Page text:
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Ahead of the Curve

FESPA UK's Next Generation

With the FESPA UK Association’s Next Generation initiative making waves in the industry, we look at what businesses can do to support the goal of making print more attractive to young people

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[L to R] Jay Burfield pictured with Lauren Brown, Jake Adams, and Alex Pollard who are members of the Next Generation Committee

Over to YOU!

Founded in 2023 by FESPA UK Association, the Next Generation initiative is striving to make print more attractive to young people as well as opening up more opportunities for networking, training, and development.

Jay Burfield, membership development executive at FESPA UK is the brains behind the initiative and also the Chair of the Next Generation Committee and has been in the industry for two years now. 

Describing how the Next Generation Committee was formed after noticing a lack of young people at industy events, Burfield says: “We had a few discussions at FESPA UK and decided to change this. From there we organised some small-scale training events specifically for this age group, each with different takeaway skills.

“We then approached some of the most emerging talent from the attendees and formed a Next Generation Committee.”

Working alongside the FESPA UK team, the Committee helps to give the younger generation within the industry a voice. The board focuses on creating events and initiatives that are beneficial to the next generation, as well as acting as a conduit between the industry and young people looking for an exciting, vibrant, and varied career in print, graphics, and signage.

Next Gen on Tour

Despite only having launched at the start of 2023, FESPA UK has already hosted five training days at various locations across England, making them accessible to people from a variety of areas.

One of these events included a large-scale networking day at the British Motor Museum in Warwick which saw over 40 attendees take part. This day saw people from all areas of print and graphics come together to expand connections and knowledge. 

Open to 18-to-30-year-olds who work in the print industry, the event offered something different with many networking days traditionally aimed at managing directors, CEOs, or senior members of the industry.

Packed with a full day of talks and activities, there was also a special appearance from Mark Wright of BBC One’s The Apprentice who discussed key lessons learned whilst building his business, as well as discussing his experience on the show.

The day also featured an open Q&A with supporters from The Printing Charity, Vivid Laminating Technologies, Compass Business Finance, All Print Supplies, and HP UK, giving attendees the opportunity to find out about their routes into print and how they have gained success in the industry.

Walking into a room of unfamiliar people, particuarly in a working environment, can be a daunting concept when not something you do very often. With this in mind, Colin Sinclair McDermott aka The Online Print Coach hosted a Networking Masterclass, giving delegates the skills and tools to connect with industry members and enhance their careers.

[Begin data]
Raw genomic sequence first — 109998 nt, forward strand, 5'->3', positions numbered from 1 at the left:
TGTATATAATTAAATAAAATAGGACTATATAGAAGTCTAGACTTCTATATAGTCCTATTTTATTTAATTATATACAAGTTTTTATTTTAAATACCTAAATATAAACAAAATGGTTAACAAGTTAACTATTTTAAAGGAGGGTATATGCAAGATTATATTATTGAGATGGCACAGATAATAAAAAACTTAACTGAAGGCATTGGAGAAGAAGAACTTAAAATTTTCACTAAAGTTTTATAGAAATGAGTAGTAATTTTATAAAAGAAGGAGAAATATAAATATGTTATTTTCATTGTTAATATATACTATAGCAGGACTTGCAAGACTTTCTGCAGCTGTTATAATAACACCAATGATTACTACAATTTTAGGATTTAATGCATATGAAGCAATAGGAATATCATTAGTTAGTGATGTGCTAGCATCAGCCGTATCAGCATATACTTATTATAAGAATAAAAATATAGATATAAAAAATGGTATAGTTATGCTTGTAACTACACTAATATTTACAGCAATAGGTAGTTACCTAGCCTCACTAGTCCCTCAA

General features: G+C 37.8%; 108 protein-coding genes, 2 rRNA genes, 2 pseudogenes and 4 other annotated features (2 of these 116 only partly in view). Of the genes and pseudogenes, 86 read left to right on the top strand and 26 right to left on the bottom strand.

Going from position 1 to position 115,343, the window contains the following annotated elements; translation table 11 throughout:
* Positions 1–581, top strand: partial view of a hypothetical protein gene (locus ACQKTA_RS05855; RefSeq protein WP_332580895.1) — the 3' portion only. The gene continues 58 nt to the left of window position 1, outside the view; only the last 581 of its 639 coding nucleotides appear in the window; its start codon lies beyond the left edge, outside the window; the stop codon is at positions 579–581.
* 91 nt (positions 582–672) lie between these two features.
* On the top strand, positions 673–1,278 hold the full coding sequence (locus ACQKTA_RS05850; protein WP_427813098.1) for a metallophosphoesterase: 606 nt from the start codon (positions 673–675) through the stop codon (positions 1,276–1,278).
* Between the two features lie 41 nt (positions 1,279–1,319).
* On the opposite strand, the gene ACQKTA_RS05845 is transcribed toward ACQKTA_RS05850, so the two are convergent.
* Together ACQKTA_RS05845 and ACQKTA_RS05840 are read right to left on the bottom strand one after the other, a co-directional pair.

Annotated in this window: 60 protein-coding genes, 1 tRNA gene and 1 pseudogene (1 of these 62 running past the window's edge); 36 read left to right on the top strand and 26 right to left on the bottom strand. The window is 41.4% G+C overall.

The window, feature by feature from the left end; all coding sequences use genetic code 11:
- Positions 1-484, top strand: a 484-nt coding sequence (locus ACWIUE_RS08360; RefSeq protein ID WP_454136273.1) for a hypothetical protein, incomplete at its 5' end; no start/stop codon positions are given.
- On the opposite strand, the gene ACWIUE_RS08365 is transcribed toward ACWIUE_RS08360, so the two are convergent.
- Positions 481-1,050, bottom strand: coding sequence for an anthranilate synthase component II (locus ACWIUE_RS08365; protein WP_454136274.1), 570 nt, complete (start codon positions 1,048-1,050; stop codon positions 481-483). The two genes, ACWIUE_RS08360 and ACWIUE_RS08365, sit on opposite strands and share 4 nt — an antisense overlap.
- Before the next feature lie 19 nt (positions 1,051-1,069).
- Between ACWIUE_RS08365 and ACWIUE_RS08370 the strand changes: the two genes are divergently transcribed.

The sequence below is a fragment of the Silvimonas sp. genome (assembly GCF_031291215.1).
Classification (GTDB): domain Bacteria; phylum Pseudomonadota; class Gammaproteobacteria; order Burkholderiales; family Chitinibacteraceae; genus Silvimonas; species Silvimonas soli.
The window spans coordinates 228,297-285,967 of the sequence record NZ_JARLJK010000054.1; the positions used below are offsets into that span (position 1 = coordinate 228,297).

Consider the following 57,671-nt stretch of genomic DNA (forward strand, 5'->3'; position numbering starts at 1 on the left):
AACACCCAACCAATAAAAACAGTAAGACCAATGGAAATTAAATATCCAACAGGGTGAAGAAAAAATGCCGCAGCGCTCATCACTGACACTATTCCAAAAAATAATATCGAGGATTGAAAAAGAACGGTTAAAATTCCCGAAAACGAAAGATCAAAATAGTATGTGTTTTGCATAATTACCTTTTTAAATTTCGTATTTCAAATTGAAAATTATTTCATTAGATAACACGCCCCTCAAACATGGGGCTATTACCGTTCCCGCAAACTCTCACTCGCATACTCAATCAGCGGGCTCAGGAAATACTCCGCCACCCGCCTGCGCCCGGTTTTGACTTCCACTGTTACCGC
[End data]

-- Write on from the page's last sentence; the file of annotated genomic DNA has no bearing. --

Another Next Generation Event was held at Liyu UK’s newly refurbished showroom in Ormskirk with the day focusing on marketing and social media. As well as giving delegates the necessary skills to add value to a business, attendees had the opportunity to get hands-on with the latest wide-format print technology from the manufacturer.

An Industry-wide Appeal

In September, the Next Generation Committee took to the road with Burfield leading a Next Generation Panel at The Print Show in Birmingham. Hosted on the newly revamped Knowledge Zone, the panel featured Jake Adams, managing director of Trade Embroidery; Alex Pollard, contract manager of RMC Digital Print; and Lauren Brown, project manager and customer service manager for TV and Film at Stylographics.

Adams had a unique entry into print due to starting his own company at the age of 16 after printing mugs at school. He later grew this business into one of the leading trade suppliers for garment decoration in the UK and hires both the younger and older generation. 

Pollard first started out in the industry as an apprentice at RMC in November 2020 during the second Covid-19 lockdown in the UK. He finished the apprenticeship early last year, going on to become a contracting account manager within the business.

Brown explained how she didn’t intend on starting a career in print and graphics but now juggling the responsibilities of both customer service manager and project manager in the fast-paced TV and Film division of Stylographics, she says she can’t see herself doing anything else.

With questions provided by Rob Fletcher, lead contributor for Print Monthly and SignLink, the panel discussed topics such as their own routes into print, how they think the industry as a whole can make print more attractive to young people, and their own favourite things about the industry.

For Burfield, it was the creativity and variety of print and graphics that drew him to a career in the industry.